Wednesday, October 4, 2017

"The core of economics is that people respond to incentives ..."

Dietrich Vollrath considers why tax cuts don't boost growth, and reaches this conclusion:
... you could make the argument that if you want to raise GDP it would be ideal to raise taxes on financial transactions (a la the Tobin tax) to reduce the incentives to do those type 4 transactions, but lower taxes on type 1 transactions dealing with the provision of real inputs ...


The Arthurian said...

I love it. Raising taxes on spending that doesn't count in GDP and lowering taxes on spending that DOES count in GDP will tend to move spending into GDP. That meshes perfectly with my view of how the economy responds to incentives.

I also love it because Vollrath is talking about lowering and raising taxes at the same time. The effect of such a change is not to increase government revenue, nor to lower it, but to shift the burden of taxation from one area to another. This "shifting of the burden" thing is almost completely overlooked in the popular discussion of taxes today. Painfully so.

But I hate it because Vollrath gets there by accident. I love the way he thinks. He looks at the facts and he looks at the forces, and he allows the facts and the forces to lead him to the inevitable conclusion. Most people don't do that. Most people design their whole argument to get them to a foregone conclusion. Those people are not interesting; Vollrath is. But I hate it because he gets there by accident.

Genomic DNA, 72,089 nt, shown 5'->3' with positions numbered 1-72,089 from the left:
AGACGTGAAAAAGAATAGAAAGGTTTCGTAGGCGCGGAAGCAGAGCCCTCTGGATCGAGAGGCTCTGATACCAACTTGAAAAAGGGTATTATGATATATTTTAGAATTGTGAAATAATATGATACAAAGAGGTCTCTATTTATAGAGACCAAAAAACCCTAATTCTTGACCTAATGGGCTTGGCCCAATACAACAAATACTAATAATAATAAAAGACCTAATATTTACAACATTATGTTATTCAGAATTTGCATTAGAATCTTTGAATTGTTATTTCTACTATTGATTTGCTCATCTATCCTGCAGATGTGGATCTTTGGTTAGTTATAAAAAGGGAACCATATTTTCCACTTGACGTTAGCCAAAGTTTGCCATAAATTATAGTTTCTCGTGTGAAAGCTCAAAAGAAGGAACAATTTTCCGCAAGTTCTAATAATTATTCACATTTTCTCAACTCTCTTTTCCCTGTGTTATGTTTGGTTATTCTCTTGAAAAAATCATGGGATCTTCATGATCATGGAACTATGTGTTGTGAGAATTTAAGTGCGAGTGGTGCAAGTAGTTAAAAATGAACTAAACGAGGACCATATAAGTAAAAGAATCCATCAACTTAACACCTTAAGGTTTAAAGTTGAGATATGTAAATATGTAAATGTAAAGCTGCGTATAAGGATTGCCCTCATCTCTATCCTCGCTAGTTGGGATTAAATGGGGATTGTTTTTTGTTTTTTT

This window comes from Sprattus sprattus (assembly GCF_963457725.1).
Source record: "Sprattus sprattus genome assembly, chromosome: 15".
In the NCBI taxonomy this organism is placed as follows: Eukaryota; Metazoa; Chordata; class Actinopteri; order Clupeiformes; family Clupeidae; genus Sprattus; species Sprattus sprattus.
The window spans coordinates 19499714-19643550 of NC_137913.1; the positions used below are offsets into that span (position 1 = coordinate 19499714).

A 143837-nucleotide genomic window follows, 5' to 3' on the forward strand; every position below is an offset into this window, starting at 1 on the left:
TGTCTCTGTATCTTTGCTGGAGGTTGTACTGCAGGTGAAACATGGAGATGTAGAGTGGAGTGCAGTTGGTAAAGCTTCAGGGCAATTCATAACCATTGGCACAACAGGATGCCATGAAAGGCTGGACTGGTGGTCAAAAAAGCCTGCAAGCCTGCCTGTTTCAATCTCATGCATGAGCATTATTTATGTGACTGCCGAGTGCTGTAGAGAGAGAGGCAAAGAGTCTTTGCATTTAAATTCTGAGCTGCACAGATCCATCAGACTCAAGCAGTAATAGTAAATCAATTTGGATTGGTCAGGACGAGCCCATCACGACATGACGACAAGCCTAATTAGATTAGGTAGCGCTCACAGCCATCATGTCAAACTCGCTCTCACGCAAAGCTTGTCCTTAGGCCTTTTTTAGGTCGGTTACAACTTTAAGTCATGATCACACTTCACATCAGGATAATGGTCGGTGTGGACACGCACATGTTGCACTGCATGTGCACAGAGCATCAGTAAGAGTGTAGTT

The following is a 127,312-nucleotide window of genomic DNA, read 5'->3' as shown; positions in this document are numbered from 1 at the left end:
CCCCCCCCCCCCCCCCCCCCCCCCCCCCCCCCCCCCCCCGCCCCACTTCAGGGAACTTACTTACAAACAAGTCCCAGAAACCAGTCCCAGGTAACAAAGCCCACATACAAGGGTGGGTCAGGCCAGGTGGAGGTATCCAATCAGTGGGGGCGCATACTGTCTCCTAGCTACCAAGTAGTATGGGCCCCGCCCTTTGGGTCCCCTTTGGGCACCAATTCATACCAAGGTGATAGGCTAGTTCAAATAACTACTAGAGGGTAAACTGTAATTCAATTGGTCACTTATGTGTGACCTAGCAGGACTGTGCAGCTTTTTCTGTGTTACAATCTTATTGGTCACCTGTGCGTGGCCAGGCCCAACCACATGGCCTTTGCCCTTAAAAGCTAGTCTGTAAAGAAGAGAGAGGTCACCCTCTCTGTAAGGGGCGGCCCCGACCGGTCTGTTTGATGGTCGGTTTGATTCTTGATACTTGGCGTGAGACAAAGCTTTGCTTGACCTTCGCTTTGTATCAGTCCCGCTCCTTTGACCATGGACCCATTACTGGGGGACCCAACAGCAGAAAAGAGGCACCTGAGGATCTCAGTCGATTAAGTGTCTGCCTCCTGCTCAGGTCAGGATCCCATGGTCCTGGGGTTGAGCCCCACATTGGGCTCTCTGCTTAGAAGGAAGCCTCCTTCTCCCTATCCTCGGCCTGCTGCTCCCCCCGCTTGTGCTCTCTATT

It sounds like I'm arguing for and against objectivity at the same time here. I'm not.

First, you use the objective approach (like Vollrath) to reach a conclusion such as "there are too many financial transactions relative to non-financial transactions". Once you arrive at that conclusion, you must ask "Why?" again. And use your objective analysis, the same as before.

And every time you arrive at a conclusion you have to ask why it is so, and use objective analysis to answer the question. Eventually, you get to the root cause of the problem or to some other stopping point. For me, the logic always traces back to the conclusion "policy is the problem" and to the root cause "the ideas that underlie policy". I cannot trace it back beyond that point because beyond the ideas is human nature, and you can't change human nature. But you can change people's thinking, and you can change policy. And your analysis tells you what changes are needed, And you don't get there by accident.


If you trust your logic, when you reach the conclusion that "there are too many financial transactions relative to non-financial transactions", if you trust your logic you have to accept your conclusion. But that does not mean the solution is to adjust the tax burden to improve the balance between financial and non-financial transactions. No!  It means you have to ask "Why?" Why are there too many financial transactions relative to non-financial transactions? You have to ask, and if you cannot answer the question you cannot fix the problem.

If you just re-jigger taxes to shift the burden, you have only attempted to fix the result. You have not tried to fix the problem. You have done nothing to eliminate the problem that created the financial/non-financial imbalance in the first place.

That's where you have to get to, the first place, so that you know what the problem actually is, not just what the result is that you don't like.

The Arthurian said...

To be clear, Dietrich Vollrath does not jump from his conclusion to a policy recommendation. He says you could jump to that policy recommendation. He emphasizes the word "could".

I want to emphasize that you shouldn't.